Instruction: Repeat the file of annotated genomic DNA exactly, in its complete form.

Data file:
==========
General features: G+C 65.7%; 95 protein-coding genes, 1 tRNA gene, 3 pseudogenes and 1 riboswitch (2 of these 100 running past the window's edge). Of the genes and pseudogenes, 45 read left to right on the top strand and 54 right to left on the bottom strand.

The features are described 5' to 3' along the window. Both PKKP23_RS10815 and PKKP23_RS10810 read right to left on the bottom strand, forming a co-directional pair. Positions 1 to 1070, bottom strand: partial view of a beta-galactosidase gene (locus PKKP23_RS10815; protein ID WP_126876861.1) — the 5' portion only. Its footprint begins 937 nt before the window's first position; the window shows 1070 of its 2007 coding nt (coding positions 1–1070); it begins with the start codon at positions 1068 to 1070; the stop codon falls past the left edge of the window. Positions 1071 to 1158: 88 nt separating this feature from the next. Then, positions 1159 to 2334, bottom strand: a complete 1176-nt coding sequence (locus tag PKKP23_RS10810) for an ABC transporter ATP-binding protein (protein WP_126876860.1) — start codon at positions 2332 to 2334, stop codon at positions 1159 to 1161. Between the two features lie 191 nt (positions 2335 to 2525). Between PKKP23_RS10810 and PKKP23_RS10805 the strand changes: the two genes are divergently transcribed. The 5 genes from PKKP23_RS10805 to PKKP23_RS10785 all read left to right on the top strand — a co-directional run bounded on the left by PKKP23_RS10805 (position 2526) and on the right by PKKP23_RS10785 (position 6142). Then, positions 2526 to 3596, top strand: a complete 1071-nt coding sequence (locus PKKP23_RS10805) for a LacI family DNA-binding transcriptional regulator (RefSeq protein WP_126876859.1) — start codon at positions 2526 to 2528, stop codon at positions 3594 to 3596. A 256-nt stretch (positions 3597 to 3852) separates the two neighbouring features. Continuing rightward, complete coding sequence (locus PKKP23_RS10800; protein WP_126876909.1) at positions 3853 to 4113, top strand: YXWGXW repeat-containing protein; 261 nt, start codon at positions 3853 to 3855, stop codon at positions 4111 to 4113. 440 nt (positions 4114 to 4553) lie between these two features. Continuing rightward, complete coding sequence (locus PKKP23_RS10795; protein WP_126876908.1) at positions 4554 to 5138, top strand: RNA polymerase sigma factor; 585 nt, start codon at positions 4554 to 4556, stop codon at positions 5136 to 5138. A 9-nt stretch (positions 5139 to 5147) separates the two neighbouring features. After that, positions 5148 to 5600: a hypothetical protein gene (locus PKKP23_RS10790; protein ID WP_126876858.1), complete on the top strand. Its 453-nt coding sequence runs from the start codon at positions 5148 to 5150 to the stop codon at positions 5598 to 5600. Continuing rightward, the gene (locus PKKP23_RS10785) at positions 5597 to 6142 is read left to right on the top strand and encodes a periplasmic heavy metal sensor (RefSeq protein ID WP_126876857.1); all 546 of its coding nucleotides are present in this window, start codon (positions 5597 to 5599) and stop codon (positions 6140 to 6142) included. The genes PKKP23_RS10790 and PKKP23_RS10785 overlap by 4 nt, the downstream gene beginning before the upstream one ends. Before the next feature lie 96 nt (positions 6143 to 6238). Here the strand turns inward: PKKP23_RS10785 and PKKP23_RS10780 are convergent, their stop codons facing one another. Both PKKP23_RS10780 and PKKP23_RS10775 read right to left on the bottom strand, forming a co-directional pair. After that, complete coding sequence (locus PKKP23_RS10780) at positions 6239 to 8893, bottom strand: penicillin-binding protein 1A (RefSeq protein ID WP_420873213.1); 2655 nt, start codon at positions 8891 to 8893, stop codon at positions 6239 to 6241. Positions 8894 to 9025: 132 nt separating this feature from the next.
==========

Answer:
General features: G+C 65.7%; 95 protein-coding genes, 1 tRNA gene, 3 pseudogenes and 1 riboswitch (2 of these 100 running past the window's edge). Of the genes and pseudogenes, 45 read left to right on the top strand and 54 right to left on the bottom strand.

The features are described 5' to 3' along the window. Both PKKP23_RS10815 and PKKP23_RS10810 read right to left on the bottom strand, forming a co-directional pair. Positions 1 to 1070, bottom strand: partial view of a beta-galactosidase gene (locus PKKP23_RS10815; protein ID WP_126876861.1) — the 5' portion only. Its footprint begins 937 nt before the window's first position; the window shows 1070 of its 2007 coding nt (coding positions 1–1070); it begins with the start codon at positions 1068 to 1070; the stop codon falls past the left edge of the window. Positions 1071 to 1158: 88 nt separating this feature from the next. Then, positions 1159 to 2334, bottom strand: a complete 1176-nt coding sequence (locus tag PKKP23_RS10810) for an ABC transporter ATP-binding protein (protein WP_126876860.1) — start codon at positions 2332 to 2334, stop codon at positions 1159 to 1161. Between the two features lie 191 nt (positions 2335 to 2525). Between PKKP23_RS10810 and PKKP23_RS10805 the strand changes: the two genes are divergently transcribed. The 5 genes from PKKP23_RS10805 to PKKP23_RS10785 all read left to right on the top strand — a co-directional run bounded on the left by PKKP23_RS10805 (position 2526) and on the right by PKKP23_RS10785 (position 6142). Then, positions 2526 to 3596, top strand: a complete 1071-nt coding sequence (locus PKKP23_RS10805) for a LacI family DNA-binding transcriptional regulator (RefSeq protein WP_126876859.1) — start codon at positions 2526 to 2528, stop codon at positions 3594 to 3596. A 256-nt stretch (positions 3597 to 3852) separates the two neighbouring features. Continuing rightward, complete coding sequence (locus PKKP23_RS10800; protein WP_126876909.1) at positions 3853 to 4113, top strand: YXWGXW repeat-containing protein; 261 nt, start codon at positions 3853 to 3855, stop codon at positions 4111 to 4113. 440 nt (positions 4114 to 4553) lie between these two features. Continuing rightward, complete coding sequence (locus PKKP23_RS10795; protein WP_126876908.1) at positions 4554 to 5138, top strand: RNA polymerase sigma factor; 585 nt, start codon at positions 4554 to 4556, stop codon at positions 5136 to 5138. A 9-nt stretch (positions 5139 to 5147) separates the two neighbouring features. After that, positions 5148 to 5600: a hypothetical protein gene (locus PKKP23_RS10790; protein ID WP_126876858.1), complete on the top strand. Its 453-nt coding sequence runs from the start codon at positions 5148 to 5150 to the stop codon at positions 5598 to 5600. Continuing rightward, the gene (locus PKKP23_RS10785) at positions 5597 to 6142 is read left to right on the top strand and encodes a periplasmic heavy metal sensor (RefSeq protein ID WP_126876857.1); all 546 of its coding nucleotides are present in this window, start codon (positions 5597 to 5599) and stop codon (positions 6140 to 6142) included. The genes PKKP23_RS10790 and PKKP23_RS10785 overlap by 4 nt, the downstream gene beginning before the upstream one ends. Before the next feature lie 96 nt (positions 6143 to 6238). Here the strand turns inward: PKKP23_RS10785 and PKKP23_RS10780 are convergent, their stop codons facing one another. Both PKKP23_RS10780 and PKKP23_RS10775 read right to left on the bottom strand, forming a co-directional pair. After that, complete coding sequence (locus PKKP23_RS10780) at positions 6239 to 8893, bottom strand: penicillin-binding protein 1A (RefSeq protein ID WP_420873213.1); 2655 nt, start codon at positions 8891 to 8893, stop codon at positions 6239 to 6241. Positions 8894 to 9025: 132 nt separating this feature from the next.